Good Advice Tried and Tested

Germanwings A319 economy class



Part of the Lufthansa Group, Cologne-based, low-cost airline Germanwings offers three different fare types – Basic, Smart and Best.

Basic budget fares are from €33 one-way, with unbundled extras at a fee – snack and drink from €6, a bag up to 23kg for €15, preferred seating for €10, or a seat with extra legroom plus a drink and snack for €18.

The Smart fare costs from €55 one-way and includes preferred seating, a savoury roll, still water and one other soft drink, lounge access at selected airports for HON Circle members, Senators and Frequent Travellers, and one piece of checked luggage up to 23kg.

The Best fare provides a business class-type of experience. It costs from €149 one-way and includes preferred seating in rows one to three with more legroom, an adjacent seat free, lounge access (where available), increased miles, priority check-in, access to the security fast lane (subject to availability) and priority boarding, reserved hand luggage compartment, a la carte catering (here is a link to a sample menu) and two bags up to 23 kg each included.  

This week, Germanwings also relaunched its website, with new functions such as “flight observation” allowing people to track the status of their flight.


As someone else had booked this flight for me, they checked me in online and emailed me my boarding pass, which I printed out. I was travelling with hand-luggage only (the limit is a case up to 55cm x 40cm x 23cm). You can also carry a small handbag or laptop but the combined weight can be no more than 8kg (which isn’t very heavy).

I arrived at London Heathrow Terminal 2 at 1750, with just under 90 minutes until my 1915 Germanwings flight to Berlin. I went straight to security, where I put my few bottles of liquids in a plastic bag, scanned my boarding pass at one of the automatic gates, and joined one of the lines ahead for screening. It took about ten minutes to get through, despite there only being a few people ahead of me as one woman was having a lengthy pat-down. Laptops came out as usual, and coats off.

Once airside, I found myself in the huge, open-plan mezzanine level of the new terminal, where there was an excellent choice of shops and restaurants – the Perfectionist’s Cafe looked as if it served very good stone-baked pizzas, and the Yo Sushi next door was very trendy and futuristic. Sadly I didn’t have enough time to try them.


My gate (B32) showed up on the screens at 1840 (it said initially it would be displayed at 1830). Signs said it was a 15-minute walk away but people can also request a free shuttle service to take them in about six minutes. I went on foot along the various corridors, moving walkways and escalators – it felt like a long way. When I got to the gate, the boarding process had already started, with staff checking documents before ushering people through and on to an airbridge.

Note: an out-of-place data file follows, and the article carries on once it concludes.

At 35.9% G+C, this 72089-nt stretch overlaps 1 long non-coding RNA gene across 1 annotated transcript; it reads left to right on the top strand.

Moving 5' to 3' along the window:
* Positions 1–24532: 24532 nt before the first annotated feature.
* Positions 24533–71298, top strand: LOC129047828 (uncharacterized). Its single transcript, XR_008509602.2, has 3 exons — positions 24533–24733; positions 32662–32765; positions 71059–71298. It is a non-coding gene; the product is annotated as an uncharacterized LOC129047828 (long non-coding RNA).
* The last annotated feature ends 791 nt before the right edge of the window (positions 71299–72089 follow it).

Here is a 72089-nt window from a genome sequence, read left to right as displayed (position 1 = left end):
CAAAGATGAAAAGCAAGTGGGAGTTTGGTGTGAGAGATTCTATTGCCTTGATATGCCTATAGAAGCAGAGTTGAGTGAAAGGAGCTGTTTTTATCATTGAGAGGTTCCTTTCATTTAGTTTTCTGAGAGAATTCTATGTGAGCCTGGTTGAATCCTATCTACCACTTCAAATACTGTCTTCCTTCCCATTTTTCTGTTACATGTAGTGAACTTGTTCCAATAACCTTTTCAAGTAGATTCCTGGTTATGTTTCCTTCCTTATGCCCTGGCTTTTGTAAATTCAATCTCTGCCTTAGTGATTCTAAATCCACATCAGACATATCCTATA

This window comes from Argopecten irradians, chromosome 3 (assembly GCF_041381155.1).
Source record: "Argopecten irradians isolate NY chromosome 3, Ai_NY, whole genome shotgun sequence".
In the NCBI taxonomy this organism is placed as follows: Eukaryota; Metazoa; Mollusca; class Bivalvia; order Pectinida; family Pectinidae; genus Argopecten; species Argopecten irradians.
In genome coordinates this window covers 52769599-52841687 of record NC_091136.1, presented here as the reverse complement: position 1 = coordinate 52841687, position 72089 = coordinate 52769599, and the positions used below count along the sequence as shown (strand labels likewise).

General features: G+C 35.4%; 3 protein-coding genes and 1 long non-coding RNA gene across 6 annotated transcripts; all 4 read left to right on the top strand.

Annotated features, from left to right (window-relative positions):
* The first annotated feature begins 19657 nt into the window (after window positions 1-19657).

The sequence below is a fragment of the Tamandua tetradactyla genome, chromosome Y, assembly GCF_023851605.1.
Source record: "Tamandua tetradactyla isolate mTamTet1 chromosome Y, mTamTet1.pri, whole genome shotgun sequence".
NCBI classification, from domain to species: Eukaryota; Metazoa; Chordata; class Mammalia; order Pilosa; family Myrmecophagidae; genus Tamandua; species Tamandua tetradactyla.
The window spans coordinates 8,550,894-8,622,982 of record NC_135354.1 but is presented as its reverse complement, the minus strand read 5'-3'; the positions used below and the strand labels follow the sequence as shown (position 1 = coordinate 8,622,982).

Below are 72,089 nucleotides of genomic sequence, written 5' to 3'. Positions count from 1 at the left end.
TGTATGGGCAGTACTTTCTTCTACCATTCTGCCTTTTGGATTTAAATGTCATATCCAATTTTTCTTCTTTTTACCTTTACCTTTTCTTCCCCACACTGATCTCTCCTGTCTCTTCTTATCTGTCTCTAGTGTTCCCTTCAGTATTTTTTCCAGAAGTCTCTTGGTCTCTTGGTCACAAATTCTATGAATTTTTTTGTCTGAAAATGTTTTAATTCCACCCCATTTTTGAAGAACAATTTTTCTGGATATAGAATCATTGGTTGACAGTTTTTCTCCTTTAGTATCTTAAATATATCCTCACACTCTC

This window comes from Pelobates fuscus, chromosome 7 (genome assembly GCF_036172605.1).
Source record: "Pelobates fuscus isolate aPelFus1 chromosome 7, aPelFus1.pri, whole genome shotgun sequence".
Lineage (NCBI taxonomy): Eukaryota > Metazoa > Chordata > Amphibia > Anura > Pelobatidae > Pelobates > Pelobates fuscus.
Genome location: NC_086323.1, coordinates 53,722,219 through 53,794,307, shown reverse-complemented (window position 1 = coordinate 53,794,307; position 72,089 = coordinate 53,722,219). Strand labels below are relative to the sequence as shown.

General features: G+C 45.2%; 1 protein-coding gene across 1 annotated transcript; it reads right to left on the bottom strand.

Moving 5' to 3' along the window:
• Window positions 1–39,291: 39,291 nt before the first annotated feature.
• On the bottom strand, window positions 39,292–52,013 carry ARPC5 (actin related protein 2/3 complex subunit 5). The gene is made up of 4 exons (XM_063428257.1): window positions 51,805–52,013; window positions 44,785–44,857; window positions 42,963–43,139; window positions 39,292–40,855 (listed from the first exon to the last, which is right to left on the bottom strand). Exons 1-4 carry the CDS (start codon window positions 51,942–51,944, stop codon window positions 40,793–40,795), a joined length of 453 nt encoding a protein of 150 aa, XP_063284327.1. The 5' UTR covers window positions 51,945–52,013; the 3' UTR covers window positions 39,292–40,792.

There was another a ten-minute wait to get on board, and then slowly make my way down the middle of the plane to my seat in row 17. My fellow passengers struggled to find space in the overhead bins to stow their coats and suitcases. (Despite my anxieties about the luggage allowance, no one asked to weigh my bag, but I am pretty sure it was over 8kg.) With no space in the lockers, I slid belongings under the seat in front (this restricted my legroom) and kept my coat on my lap. It all felt a bit hot, stressful and cramped.


Seats are arranged in a 3-3 configuration (A-B-C, D-E-F) on this A319, with the front three rows for Preferred Seating, rows four to ten for Extra Legroom (32 inches instead of 29 inches), and row ten by the exits in the middle. Rows go up to 25 but there is no row 13.

The product is a thin, grey plastic Recaro model with grey leather upholstery and minimal cushioning. The armrests were narrow. There were fold-down tray tables, above of which was a copy of the Sky Bistro magazine, Sky Shop and in-flight GW publications. Under was a net for personal items.


It is definitely worth paying extra for a seat with extra legroom. Avoid middle seats B and E, and try to sit as near to the front as possible so you can disembark quicker. I’d also try and board relatively quickly as, once the plane fills up, there is much less space for stowing bags in overhead bins.


The aircraft was late departing, pushing back at 1930, and then taking off at 1950 with no welcome onboard from the captain or explanation for the delay. The refreshment service started promptly once airborne, at about 2000, with drinks and snacks swiftly distributed to those who had them included in their fare.

Once this had been done, the trolley came around again and I bought a Grunlander cheese, sundried tomato and lettuce sandwich on dense seeded, wholegrain bread, which was delicious, filling and good value at €3.90. Spirits are not available but you can buy beer and soft drinks for €3, and wine for €4.90.  


The cabin was prepared for landing at 2050, with rubbish collected and tray tables stowed. We touched down at Berlin Tegel airport at 2110 (2210 local time). Disembarkation was quick via both the front and back of the plane, down steps to two awaiting shuttle buses. Passport control took about ten minutes to get through once in the terminal.


This was not the most comfortable economy class flight and it was late departing, but I think my experience would have been better if I had paid for an extra legroom seat. I was impressed with the quality and freshness of the sandwich, though, and despite taking off later than anticipated, the flight was very quick, at one hour 20 minutes.


  • SEAT PITCH 29in (or 32 inches with extra legroom seats)
  • PRICE Internet rates for a midweek return economy class flight in December from London to Berlin started from £140.

Jenny Southan